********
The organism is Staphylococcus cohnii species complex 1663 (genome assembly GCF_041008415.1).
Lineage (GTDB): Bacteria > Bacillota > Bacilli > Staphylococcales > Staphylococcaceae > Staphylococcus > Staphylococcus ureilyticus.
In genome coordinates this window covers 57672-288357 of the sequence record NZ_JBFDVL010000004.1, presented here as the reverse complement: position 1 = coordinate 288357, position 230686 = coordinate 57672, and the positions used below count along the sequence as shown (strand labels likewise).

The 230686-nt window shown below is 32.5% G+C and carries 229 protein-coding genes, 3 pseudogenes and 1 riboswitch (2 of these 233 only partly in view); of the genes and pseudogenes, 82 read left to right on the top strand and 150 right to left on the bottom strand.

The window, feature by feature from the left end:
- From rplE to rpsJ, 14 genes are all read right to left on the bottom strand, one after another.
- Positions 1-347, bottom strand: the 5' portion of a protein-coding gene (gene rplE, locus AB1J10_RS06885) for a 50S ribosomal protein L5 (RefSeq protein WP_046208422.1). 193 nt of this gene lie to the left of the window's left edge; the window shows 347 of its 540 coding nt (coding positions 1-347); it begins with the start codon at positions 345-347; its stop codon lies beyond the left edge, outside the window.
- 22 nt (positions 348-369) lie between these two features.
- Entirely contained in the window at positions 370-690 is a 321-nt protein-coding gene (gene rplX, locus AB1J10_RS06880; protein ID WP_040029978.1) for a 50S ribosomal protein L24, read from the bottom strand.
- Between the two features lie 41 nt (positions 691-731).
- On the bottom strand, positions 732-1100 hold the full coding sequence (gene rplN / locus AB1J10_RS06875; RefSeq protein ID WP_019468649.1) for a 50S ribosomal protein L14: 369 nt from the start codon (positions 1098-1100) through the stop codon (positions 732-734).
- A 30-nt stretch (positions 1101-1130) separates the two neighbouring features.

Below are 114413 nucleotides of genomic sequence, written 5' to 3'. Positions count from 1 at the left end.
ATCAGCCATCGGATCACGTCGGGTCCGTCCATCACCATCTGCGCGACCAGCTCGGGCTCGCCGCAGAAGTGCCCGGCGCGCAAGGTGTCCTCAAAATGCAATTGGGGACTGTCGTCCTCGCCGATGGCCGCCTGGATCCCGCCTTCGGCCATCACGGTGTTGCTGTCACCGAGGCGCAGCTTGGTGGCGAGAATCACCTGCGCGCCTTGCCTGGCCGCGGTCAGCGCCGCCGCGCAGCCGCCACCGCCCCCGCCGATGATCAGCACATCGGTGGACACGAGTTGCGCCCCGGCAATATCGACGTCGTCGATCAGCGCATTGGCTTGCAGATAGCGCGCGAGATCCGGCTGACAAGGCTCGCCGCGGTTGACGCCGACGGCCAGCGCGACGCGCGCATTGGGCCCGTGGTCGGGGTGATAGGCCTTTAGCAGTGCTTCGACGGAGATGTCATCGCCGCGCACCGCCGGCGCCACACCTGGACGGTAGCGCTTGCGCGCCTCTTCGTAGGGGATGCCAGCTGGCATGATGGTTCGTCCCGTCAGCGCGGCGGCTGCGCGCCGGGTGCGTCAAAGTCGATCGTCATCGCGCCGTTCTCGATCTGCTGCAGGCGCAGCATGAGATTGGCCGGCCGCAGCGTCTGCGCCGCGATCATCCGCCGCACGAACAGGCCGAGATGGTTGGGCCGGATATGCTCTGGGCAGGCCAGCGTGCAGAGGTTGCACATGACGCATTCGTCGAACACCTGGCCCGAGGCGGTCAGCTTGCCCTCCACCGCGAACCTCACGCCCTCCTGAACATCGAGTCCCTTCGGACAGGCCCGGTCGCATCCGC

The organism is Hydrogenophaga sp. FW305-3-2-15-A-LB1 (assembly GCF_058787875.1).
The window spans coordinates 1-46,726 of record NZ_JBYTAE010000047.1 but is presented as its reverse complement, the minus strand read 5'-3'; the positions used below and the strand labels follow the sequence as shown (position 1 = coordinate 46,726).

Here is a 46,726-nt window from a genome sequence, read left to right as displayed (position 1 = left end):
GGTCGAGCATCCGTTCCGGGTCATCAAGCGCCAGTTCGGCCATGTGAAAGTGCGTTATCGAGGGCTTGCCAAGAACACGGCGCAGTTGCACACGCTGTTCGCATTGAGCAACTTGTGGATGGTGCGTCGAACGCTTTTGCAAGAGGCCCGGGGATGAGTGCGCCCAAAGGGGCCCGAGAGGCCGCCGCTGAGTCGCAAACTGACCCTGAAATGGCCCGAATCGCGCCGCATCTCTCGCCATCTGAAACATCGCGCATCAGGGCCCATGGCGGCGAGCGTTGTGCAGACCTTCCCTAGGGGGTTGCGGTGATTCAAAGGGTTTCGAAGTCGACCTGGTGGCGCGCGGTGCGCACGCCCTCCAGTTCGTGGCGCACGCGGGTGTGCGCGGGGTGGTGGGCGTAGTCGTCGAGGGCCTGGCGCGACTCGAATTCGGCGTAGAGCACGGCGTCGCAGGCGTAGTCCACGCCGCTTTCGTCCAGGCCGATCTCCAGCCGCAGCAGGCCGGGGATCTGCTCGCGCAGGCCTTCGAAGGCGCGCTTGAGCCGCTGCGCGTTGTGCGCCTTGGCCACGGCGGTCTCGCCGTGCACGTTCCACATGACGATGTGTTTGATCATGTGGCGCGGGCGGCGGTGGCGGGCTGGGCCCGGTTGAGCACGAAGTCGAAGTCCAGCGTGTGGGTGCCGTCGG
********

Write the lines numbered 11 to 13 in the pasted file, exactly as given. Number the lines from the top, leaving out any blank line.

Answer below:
- On the bottom strand, positions 732-1100 hold the full coding sequence (gene rplN / locus AB1J10_RS06875; RefSeq protein ID WP_019468649.1) for a 50S ribosomal protein L14: 369 nt from the start codon (positions 1098-1100) through the stop codon (positions 732-734).
- A 30-nt stretch (positions 1101-1130) separates the two neighbouring features.

Below are 114413 nucleotides of genomic sequence, written 5' to 3'. Positions count from 1 at the left end.